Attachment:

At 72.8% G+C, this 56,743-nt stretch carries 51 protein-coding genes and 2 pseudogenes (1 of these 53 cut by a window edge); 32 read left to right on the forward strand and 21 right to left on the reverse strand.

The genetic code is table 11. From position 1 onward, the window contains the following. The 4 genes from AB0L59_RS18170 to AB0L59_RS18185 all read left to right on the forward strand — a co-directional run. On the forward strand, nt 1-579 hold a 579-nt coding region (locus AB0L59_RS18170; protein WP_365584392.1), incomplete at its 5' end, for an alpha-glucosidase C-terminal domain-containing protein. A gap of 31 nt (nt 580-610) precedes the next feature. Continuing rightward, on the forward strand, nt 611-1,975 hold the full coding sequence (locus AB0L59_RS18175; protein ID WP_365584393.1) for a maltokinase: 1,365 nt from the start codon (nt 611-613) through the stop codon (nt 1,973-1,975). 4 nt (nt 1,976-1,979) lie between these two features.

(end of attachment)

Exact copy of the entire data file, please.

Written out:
At 72.8% G+C, this 56,743-nt stretch carries 51 protein-coding genes and 2 pseudogenes (1 of these 53 cut by a window edge); 32 read left to right on the forward strand and 21 right to left on the reverse strand.

The genetic code is table 11. From position 1 onward, the window contains the following. The 4 genes from AB0L59_RS18170 to AB0L59_RS18185 all read left to right on the forward strand — a co-directional run. On the forward strand, nt 1-579 hold a 579-nt coding region (locus AB0L59_RS18170; protein WP_365584392.1), incomplete at its 5' end, for an alpha-glucosidase C-terminal domain-containing protein. A gap of 31 nt (nt 580-610) precedes the next feature. Continuing rightward, on the forward strand, nt 611-1,975 hold the full coding sequence (locus AB0L59_RS18175; protein ID WP_365584393.1) for a maltokinase: 1,365 nt from the start codon (nt 611-613) through the stop codon (nt 1,973-1,975). 4 nt (nt 1,976-1,979) lie between these two features.